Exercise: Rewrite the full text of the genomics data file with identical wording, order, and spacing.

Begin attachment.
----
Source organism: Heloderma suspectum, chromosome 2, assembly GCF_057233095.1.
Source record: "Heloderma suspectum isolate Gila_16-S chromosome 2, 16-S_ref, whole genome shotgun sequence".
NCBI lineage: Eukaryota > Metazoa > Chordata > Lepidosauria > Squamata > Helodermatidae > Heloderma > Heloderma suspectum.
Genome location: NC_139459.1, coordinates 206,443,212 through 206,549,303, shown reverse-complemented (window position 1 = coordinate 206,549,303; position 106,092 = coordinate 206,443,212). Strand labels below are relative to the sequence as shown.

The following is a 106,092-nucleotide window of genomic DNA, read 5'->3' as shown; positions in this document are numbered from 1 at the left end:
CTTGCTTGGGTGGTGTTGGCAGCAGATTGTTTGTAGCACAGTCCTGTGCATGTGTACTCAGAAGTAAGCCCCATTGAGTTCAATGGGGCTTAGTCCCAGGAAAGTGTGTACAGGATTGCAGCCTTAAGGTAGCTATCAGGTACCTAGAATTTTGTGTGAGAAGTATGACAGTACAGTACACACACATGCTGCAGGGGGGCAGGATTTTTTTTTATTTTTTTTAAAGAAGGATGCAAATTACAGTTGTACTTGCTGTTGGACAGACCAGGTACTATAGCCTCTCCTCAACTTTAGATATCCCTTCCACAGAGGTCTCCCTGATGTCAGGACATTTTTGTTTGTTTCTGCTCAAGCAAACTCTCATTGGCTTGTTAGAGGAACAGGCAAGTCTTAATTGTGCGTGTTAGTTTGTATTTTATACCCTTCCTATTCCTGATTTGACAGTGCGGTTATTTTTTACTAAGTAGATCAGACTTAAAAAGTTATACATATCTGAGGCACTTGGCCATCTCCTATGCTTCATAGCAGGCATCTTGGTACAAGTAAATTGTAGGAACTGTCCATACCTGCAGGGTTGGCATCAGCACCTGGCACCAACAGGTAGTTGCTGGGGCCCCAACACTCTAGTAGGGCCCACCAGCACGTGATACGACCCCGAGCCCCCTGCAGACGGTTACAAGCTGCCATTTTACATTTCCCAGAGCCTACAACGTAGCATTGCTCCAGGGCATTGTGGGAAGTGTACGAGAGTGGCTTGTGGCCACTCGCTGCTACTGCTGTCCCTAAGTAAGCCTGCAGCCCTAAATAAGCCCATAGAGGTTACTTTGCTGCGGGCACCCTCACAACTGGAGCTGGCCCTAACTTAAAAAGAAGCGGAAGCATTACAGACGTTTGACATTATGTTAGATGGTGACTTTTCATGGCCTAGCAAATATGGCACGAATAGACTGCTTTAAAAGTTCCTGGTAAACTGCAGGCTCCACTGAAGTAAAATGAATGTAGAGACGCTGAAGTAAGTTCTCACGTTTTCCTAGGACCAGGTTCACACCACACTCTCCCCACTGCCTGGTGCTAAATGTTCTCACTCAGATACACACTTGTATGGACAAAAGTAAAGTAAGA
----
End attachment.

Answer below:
Source organism: Heloderma suspectum, chromosome 2, assembly GCF_057233095.1.
Source record: "Heloderma suspectum isolate Gila_16-S chromosome 2, 16-S_ref, whole genome shotgun sequence".
NCBI lineage: Eukaryota > Metazoa > Chordata > Lepidosauria > Squamata > Helodermatidae > Heloderma > Heloderma suspectum.
Genome location: NC_139459.1, coordinates 206,443,212 through 206,549,303, shown reverse-complemented (window position 1 = coordinate 206,549,303; position 106,092 = coordinate 206,443,212). Strand labels below are relative to the sequence as shown.

The following is a 106,092-nucleotide window of genomic DNA, read 5'->3' as shown; positions in this document are numbered from 1 at the left end:
CTTGCTTGGGTGGTGTTGGCAGCAGATTGTTTGTAGCACAGTCCTGTGCATGTGTACTCAGAAGTAAGCCCCATTGAGTTCAATGGGGCTTAGTCCCAGGAAAGTGTGTACAGGATTGCAGCCTTAAGGTAGCTATCAGGTACCTAGAATTTTGTGTGAGAAGTATGACAGTACAGTACACACACATGCTGCAGGGGGGCAGGATTTTTTTTTATTTTTTTTAAAGAAGGATGCAAATTACAGTTGTACTTGCTGTTGGACAGACCAGGTACTATAGCCTCTCCTCAACTTTAGATATCCCTTCCACAGAGGTCTCCCTGATGTCAGGACATTTTTGTTTGTTTCTGCTCAAGCAAACTCTCATTGGCTTGTTAGAGGAACAGGCAAGTCTTAATTGTGCGTGTTAGTTTGTATTTTATACCCTTCCTATTCCTGATTTGACAGTGCGGTTATTTTTTACTAAGTAGATCAGACTTAAAAAGTTATACATATCTGAGGCACTTGGCCATCTCCTATGCTTCATAGCAGGCATCTTGGTACAAGTAAATTGTAGGAACTGTCCATACCTGCAGGGTTGGCATCAGCACCTGGCACCAACAGGTAGTTGCTGGGGCCCCAACACTCTAGTAGGGCCCACCAGCACGTGATACGACCCCGAGCCCCCTGCAGACGGTTACAAGCTGCCATTTTACATTTCCCAGAGCCTACAACGTAGCATTGCTCCAGGGCATTGTGGGAAGTGTACGAGAGTGGCTTGTGGCCACTCGCTGCTACTGCTGTCCCTAAGTAAGCCTGCAGCCCTAAATAAGCCCATAGAGGTTACTTTGCTGCGGGCACCCTCACAACTGGAGCTGGCCCTAACTTAAAAAGAAGCGGAAGCATTACAGACGTTTGACATTATGTTAGATGGTGACTTTTCATGGCCTAGCAAATATGGCACGAATAGACTGCTTTAAAAGTTCCTGGTAAACTGCAGGCTCCACTGAAGTAAAATGAATGTAGAGACGCTGAAGTAAGTTCTCACGTTTTCCTAGGACCAGGTTCACACCACACTCTCCCCACTGCCTGGTGCTAAATGTTCTCACTCAGATACACACTTGTATGGACAAAAGTAAAGTAAGA